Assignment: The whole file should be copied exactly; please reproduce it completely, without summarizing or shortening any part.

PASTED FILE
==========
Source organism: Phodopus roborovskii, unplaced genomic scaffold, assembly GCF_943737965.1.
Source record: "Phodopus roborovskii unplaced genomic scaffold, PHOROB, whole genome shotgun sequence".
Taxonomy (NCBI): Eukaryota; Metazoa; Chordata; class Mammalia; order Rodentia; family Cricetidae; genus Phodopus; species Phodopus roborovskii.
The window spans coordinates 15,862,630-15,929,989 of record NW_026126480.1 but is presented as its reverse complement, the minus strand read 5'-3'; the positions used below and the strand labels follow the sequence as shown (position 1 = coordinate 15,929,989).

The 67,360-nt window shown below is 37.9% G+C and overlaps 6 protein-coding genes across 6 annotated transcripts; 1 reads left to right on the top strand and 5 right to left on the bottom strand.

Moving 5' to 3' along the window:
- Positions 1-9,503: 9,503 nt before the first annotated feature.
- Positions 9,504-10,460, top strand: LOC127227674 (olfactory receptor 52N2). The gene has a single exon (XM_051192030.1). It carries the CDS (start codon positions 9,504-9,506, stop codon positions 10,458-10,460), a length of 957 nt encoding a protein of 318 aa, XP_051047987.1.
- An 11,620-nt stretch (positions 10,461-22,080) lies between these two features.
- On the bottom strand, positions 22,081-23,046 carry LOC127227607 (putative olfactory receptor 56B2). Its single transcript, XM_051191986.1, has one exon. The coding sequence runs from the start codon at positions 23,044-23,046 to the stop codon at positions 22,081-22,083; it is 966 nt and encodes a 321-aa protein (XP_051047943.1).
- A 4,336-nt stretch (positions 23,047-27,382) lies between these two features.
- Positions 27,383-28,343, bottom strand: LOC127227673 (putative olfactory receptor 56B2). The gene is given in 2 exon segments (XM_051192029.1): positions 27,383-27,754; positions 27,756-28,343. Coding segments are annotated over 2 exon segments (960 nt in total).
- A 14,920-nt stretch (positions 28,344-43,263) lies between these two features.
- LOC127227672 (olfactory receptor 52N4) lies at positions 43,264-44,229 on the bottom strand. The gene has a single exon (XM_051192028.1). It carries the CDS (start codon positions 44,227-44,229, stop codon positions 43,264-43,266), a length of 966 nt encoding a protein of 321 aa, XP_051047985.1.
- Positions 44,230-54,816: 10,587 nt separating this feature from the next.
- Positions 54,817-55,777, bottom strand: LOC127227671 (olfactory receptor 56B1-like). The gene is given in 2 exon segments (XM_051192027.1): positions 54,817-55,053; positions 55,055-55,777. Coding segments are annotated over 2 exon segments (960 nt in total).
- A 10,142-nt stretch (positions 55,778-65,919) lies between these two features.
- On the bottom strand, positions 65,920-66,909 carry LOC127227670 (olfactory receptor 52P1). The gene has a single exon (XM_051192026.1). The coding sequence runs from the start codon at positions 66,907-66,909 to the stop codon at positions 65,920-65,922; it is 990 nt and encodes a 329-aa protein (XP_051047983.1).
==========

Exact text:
Source organism: Phodopus roborovskii, unplaced genomic scaffold, assembly GCF_943737965.1.
Source record: "Phodopus roborovskii unplaced genomic scaffold, PHOROB, whole genome shotgun sequence".
Taxonomy (NCBI): Eukaryota; Metazoa; Chordata; class Mammalia; order Rodentia; family Cricetidae; genus Phodopus; species Phodopus roborovskii.
The window spans coordinates 15,862,630-15,929,989 of record NW_026126480.1 but is presented as its reverse complement, the minus strand read 5'-3'; the positions used below and the strand labels follow the sequence as shown (position 1 = coordinate 15,929,989).

The 67,360-nt window shown below is 37.9% G+C and overlaps 6 protein-coding genes across 6 annotated transcripts; 1 reads left to right on the top strand and 5 right to left on the bottom strand.

Moving 5' to 3' along the window:
- Positions 1-9,503: 9,503 nt before the first annotated feature.
- Positions 9,504-10,460, top strand: LOC127227674 (olfactory receptor 52N2). The gene has a single exon (XM_051192030.1). It carries the CDS (start codon positions 9,504-9,506, stop codon positions 10,458-10,460), a length of 957 nt encoding a protein of 318 aa, XP_051047987.1.
- An 11,620-nt stretch (positions 10,461-22,080) lies between these two features.
- On the bottom strand, positions 22,081-23,046 carry LOC127227607 (putative olfactory receptor 56B2). Its single transcript, XM_051191986.1, has one exon. The coding sequence runs from the start codon at positions 23,044-23,046 to the stop codon at positions 22,081-22,083; it is 966 nt and encodes a 321-aa protein (XP_051047943.1).
- A 4,336-nt stretch (positions 23,047-27,382) lies between these two features.
- Positions 27,383-28,343, bottom strand: LOC127227673 (putative olfactory receptor 56B2). The gene is given in 2 exon segments (XM_051192029.1): positions 27,383-27,754; positions 27,756-28,343. Coding segments are annotated over 2 exon segments (960 nt in total).
- A 14,920-nt stretch (positions 28,344-43,263) lies between these two features.
- LOC127227672 (olfactory receptor 52N4) lies at positions 43,264-44,229 on the bottom strand. The gene has a single exon (XM_051192028.1). It carries the CDS (start codon positions 44,227-44,229, stop codon positions 43,264-43,266), a length of 966 nt encoding a protein of 321 aa, XP_051047985.1.
- Positions 44,230-54,816: 10,587 nt separating this feature from the next.
- Positions 54,817-55,777, bottom strand: LOC127227671 (olfactory receptor 56B1-like). The gene is given in 2 exon segments (XM_051192027.1): positions 54,817-55,053; positions 55,055-55,777. Coding segments are annotated over 2 exon segments (960 nt in total).
- A 10,142-nt stretch (positions 55,778-65,919) lies between these two features.
- On the bottom strand, positions 65,920-66,909 carry LOC127227670 (olfactory receptor 52P1). The gene has a single exon (XM_051192026.1). The coding sequence runs from the start codon at positions 66,907-66,909 to the stop codon at positions 65,920-65,922; it is 990 nt and encodes a 329-aa protein (XP_051047983.1).